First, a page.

How the pandemic created a new holiday decorating trend in Long Beach – Spectrum News 1

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LONG BEACH, Calif. — Walking along the sidewalk of the 6700 block of Parapet Street feels like going under a tunnel of holiday lights.
Neighbors here have banded together and decorated the front of their homes and sidewalk with archways wrapped in white string lights that would turn any Grinch into an awe-struck little kid.  
For years, Tom Donahue, a 55-year-old long-time Long Beach resident, had decorated the front of his home on East Parapet Street with lighted holiday arches.
"I actually saw it at someone’s house about 14 years ago, so I started doing it," Donahue said. "But it wasn’t until last year when COVID hit that it really took off."
A neighbor, who lives down the street, Jeremy Echnoz, approached Donahue last year about a holiday decorating idea.
"Wouldn’t it be great to link all of the houses on the block and create a tunnel of lights?" Donahue recalls Echnoz asking.
It started small last year, but other people in the neighborhood took notice of the lighted decoration, and this year, it seems everyone on the block and surrounding areas got in on the action.
A Long Beach tradition was born, Donahue said.
With so many people forced and opting to stay home last year due to the coronavirus pandemic and pandemic-related restrictions, the arches provided a nice outdoor respite.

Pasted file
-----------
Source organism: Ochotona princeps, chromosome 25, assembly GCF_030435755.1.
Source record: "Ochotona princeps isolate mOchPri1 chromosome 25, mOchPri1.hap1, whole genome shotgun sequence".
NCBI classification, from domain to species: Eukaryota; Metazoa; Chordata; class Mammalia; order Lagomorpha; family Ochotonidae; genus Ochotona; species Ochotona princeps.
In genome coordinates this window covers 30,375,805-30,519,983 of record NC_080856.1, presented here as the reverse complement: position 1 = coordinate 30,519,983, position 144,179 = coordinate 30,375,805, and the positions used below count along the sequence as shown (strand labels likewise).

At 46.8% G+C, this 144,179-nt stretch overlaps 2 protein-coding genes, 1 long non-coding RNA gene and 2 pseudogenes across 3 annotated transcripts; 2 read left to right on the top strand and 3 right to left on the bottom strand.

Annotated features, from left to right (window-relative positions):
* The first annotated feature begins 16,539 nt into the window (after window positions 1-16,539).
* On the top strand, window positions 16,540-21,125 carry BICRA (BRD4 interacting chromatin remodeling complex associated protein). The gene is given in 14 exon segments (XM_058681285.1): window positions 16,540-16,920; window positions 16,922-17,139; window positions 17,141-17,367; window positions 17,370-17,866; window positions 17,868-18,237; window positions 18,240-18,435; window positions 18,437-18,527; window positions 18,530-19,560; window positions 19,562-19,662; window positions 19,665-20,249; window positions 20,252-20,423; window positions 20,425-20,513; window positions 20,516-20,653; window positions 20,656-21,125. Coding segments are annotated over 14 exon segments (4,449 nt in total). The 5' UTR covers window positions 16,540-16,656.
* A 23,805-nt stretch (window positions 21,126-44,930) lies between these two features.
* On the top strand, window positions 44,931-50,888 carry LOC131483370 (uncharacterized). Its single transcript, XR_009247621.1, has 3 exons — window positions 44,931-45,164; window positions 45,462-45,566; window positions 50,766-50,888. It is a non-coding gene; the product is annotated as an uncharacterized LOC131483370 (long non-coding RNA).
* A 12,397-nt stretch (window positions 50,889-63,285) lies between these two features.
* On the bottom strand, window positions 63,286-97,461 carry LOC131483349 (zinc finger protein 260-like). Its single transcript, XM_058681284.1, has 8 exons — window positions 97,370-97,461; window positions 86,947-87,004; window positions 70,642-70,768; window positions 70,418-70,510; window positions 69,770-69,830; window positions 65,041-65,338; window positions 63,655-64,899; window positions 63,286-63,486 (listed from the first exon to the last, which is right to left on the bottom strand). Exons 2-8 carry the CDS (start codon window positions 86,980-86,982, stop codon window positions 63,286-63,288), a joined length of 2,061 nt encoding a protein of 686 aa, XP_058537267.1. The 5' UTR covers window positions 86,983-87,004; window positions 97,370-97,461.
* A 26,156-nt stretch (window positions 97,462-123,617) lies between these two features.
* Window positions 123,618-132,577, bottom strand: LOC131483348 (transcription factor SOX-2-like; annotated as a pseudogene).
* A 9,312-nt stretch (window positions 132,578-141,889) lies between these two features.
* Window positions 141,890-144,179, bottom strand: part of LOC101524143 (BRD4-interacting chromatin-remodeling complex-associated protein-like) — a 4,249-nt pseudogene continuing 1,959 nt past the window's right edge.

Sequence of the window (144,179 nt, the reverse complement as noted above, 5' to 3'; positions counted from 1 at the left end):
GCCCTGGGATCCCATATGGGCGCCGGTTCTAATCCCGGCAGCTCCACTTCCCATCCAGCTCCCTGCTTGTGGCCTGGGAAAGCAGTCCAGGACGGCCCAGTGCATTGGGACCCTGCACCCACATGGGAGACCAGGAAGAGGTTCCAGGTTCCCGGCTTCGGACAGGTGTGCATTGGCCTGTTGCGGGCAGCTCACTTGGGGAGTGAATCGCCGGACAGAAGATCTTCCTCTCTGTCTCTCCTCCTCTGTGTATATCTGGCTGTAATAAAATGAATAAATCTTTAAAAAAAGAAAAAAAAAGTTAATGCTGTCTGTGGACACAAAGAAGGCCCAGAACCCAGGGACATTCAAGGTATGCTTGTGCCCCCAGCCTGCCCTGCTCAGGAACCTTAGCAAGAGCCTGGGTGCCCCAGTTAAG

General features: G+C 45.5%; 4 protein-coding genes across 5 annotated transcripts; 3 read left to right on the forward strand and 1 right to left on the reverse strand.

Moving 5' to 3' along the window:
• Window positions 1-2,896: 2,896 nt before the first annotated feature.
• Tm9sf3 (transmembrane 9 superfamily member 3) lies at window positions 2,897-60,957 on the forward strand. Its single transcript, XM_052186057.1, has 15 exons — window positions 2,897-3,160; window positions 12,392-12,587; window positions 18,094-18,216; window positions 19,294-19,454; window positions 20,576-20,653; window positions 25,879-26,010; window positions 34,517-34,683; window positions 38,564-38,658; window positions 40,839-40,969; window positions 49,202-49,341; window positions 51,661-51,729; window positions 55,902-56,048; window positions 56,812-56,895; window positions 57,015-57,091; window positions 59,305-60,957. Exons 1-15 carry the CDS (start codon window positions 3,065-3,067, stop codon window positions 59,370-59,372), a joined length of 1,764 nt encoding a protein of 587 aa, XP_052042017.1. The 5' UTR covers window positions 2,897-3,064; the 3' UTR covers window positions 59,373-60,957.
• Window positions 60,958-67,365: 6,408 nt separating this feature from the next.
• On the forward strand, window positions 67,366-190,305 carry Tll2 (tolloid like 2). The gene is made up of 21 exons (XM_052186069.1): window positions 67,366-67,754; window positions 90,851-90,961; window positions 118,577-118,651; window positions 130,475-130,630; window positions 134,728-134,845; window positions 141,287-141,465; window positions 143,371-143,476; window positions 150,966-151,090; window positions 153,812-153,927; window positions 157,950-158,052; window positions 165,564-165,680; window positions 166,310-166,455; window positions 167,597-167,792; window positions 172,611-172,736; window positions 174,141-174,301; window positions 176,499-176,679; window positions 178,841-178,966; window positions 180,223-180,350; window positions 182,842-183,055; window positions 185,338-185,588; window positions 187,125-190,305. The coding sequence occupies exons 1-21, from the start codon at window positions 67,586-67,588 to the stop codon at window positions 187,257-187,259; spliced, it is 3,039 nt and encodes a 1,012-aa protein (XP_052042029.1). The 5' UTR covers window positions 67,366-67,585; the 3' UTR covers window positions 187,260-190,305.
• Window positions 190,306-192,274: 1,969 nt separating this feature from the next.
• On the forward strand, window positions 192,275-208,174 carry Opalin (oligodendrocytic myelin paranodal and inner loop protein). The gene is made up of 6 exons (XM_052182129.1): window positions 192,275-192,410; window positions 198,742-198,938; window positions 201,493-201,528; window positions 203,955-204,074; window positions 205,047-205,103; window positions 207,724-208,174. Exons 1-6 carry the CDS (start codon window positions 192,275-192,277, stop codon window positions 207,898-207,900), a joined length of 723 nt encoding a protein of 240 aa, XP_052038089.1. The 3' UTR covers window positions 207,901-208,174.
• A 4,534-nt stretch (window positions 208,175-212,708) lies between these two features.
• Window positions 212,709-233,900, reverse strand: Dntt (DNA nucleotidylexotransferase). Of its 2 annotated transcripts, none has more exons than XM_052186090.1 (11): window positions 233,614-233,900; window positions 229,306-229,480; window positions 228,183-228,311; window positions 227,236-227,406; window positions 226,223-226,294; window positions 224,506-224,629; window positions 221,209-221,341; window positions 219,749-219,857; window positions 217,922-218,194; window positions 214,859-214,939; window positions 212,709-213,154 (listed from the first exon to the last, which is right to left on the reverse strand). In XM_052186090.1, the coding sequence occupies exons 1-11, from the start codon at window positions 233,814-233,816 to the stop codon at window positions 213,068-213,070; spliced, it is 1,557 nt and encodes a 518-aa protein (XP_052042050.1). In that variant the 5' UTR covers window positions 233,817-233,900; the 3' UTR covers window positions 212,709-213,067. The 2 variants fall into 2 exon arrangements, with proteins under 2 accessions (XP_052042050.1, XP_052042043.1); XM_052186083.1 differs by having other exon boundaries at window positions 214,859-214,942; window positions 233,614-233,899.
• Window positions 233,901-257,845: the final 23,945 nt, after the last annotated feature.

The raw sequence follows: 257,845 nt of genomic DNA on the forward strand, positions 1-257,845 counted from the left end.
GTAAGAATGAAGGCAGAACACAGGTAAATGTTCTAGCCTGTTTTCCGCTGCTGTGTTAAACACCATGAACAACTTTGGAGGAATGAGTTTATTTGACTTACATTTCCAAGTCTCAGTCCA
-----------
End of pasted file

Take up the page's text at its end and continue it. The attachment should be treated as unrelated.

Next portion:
"COVID really helped drive this," Donahue said. "Last year, not a lot of people could do anything. But with these arches, they can come out, walk under them and have a good time. It was actually the best year for it to take off."
And the decorating trend has taken off outside of Parapet Street.
People from surrounding neighborhoods in different parts of Long Beach, Lakewood, West Covina and Rossmoor in Orange County have put up holiday arches. Donahue said he’s heard from his friends who want to start it in Arizona and Idaho.
Donahue said creating an archway is easy. A person just needs to buy a 10-foot PVC pipe, a couple of electric metallic tube pipes, extension cords, and a 25-foot light string of their favorite holiday color. The materials are about $25 to $30 and are readily available at any home improvement store.
This year, a few enterprising people had made installing the arches into a side business.
Mauricio Miranda, a 22-year-old accounting student from Long Beach, has installed more than 1,000 archways since the beginning of the holiday season. 
Miranda charges $60 to install an archway, which comes with the materials and lights for his clients to keep. He said it takes about an hour to install five to six archways by himself.
"The archways provide something different," Miranda said as he installed a home in Rossmoor. "It looks great and with the pandemic still going on, people can walk around in the neighborhood with their family."
For Donahue, that’s what he enjoys — he loves watching the families and kids walk underneath the holiday archways in front of his home. 
"It’s cool," Donahue said. "It’s really nice. We’ll be sitting at home and then hear laughter and kids running through them. It makes me smile. It’s a good feeling. A kid’s laughter is the best, especially during this time of year."

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